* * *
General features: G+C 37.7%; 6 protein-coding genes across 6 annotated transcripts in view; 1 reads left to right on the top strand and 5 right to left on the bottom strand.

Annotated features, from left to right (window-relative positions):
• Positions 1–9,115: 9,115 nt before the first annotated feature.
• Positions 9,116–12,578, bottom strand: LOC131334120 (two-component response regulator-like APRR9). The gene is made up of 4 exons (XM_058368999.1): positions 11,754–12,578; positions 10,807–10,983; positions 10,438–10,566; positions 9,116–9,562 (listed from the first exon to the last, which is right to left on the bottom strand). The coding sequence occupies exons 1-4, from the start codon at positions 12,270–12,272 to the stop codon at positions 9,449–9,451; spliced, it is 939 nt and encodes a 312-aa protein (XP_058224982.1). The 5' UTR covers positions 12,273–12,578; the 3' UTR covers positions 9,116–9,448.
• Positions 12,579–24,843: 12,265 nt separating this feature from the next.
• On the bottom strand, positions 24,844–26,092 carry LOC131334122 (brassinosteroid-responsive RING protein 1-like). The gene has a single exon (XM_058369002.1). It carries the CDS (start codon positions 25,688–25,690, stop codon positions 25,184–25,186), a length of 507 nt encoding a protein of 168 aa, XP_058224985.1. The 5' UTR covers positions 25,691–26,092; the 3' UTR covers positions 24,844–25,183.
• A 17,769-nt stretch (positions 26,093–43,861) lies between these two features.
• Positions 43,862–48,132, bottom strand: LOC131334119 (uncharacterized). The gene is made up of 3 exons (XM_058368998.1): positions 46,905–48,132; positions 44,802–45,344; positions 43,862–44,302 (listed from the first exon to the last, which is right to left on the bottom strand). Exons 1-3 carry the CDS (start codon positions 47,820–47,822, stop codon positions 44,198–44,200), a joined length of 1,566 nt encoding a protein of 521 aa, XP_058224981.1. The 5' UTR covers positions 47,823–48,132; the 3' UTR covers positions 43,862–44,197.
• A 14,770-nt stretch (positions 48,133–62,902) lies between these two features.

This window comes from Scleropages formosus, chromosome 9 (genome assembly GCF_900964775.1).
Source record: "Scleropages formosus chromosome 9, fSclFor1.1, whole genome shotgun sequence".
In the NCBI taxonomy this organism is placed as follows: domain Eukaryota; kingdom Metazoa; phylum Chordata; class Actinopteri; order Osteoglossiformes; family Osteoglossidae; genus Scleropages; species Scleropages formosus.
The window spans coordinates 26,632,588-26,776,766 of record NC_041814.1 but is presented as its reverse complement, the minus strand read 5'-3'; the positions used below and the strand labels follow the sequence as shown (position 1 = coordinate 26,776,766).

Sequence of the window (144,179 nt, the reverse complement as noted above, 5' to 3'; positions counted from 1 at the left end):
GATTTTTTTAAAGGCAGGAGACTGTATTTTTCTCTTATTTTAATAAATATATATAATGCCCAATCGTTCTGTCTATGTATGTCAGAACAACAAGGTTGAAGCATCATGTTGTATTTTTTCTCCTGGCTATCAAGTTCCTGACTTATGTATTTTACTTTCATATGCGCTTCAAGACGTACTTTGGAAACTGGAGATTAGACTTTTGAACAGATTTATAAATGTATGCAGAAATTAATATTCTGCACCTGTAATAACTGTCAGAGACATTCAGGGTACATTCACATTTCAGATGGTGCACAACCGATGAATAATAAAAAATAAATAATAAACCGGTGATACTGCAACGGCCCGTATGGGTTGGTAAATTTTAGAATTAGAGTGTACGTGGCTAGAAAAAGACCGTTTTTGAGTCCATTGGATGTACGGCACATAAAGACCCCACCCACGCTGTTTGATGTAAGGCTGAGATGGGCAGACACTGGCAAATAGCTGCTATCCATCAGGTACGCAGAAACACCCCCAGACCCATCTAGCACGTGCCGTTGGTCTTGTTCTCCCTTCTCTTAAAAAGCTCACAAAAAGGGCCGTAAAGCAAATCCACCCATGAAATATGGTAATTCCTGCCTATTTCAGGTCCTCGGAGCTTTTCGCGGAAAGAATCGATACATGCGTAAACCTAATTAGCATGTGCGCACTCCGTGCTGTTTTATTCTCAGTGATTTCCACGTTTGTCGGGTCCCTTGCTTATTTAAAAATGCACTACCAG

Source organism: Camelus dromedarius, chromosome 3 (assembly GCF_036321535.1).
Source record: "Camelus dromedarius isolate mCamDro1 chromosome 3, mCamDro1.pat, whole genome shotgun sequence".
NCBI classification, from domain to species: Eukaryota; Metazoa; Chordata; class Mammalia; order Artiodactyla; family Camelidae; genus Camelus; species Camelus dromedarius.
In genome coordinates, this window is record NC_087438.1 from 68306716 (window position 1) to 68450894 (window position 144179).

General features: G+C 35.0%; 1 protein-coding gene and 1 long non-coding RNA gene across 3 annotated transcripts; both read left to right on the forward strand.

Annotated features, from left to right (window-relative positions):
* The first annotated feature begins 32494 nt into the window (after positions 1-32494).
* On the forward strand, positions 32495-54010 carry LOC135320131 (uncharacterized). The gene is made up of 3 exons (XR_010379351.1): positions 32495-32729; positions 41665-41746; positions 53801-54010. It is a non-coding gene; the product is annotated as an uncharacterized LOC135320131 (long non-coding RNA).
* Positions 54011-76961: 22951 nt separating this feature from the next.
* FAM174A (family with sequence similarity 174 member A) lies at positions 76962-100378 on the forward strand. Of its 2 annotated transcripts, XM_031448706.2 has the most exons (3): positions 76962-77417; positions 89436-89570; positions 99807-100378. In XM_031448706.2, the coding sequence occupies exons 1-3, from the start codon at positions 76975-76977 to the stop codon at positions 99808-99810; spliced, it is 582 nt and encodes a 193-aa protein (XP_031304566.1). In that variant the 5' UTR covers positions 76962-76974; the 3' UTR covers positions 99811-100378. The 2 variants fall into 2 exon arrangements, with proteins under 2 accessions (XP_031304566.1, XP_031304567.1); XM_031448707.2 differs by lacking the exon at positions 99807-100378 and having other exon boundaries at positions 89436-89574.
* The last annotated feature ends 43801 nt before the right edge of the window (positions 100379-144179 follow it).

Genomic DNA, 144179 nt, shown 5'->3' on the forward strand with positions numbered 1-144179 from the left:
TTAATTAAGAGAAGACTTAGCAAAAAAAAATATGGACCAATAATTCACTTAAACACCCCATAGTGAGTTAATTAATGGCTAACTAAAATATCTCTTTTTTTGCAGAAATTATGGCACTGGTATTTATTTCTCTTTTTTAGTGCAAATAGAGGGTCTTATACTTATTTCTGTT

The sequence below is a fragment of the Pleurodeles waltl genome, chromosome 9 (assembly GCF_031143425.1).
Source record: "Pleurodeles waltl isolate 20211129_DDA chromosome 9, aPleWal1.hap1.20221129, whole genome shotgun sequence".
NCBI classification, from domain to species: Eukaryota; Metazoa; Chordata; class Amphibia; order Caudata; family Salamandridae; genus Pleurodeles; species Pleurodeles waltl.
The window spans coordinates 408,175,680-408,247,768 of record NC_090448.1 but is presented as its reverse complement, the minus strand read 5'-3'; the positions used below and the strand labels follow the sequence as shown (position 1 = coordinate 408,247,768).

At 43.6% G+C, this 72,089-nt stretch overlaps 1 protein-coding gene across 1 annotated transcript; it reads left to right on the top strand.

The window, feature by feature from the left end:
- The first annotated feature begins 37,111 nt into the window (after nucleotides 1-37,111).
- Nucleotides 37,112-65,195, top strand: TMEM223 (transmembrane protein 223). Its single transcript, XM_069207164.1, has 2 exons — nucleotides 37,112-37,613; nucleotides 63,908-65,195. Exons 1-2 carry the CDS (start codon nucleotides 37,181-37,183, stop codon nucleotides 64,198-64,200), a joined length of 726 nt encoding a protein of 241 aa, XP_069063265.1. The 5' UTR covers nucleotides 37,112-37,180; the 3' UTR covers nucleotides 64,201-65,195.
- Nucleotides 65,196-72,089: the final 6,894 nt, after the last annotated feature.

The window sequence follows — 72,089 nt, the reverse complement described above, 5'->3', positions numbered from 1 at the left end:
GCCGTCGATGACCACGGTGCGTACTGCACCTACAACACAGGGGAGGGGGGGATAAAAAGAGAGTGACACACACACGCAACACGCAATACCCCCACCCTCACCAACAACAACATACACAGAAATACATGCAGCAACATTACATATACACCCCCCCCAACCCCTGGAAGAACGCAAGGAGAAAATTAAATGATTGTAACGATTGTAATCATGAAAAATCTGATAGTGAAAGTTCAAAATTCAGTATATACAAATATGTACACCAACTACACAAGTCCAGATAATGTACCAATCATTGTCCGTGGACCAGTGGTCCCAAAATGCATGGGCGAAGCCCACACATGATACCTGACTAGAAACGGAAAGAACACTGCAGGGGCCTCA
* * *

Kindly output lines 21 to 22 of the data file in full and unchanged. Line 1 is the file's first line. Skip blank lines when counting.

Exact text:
Annotated features, from left to right (window-relative positions):
* The first annotated feature begins 32494 nt into the window (after positions 1-32494).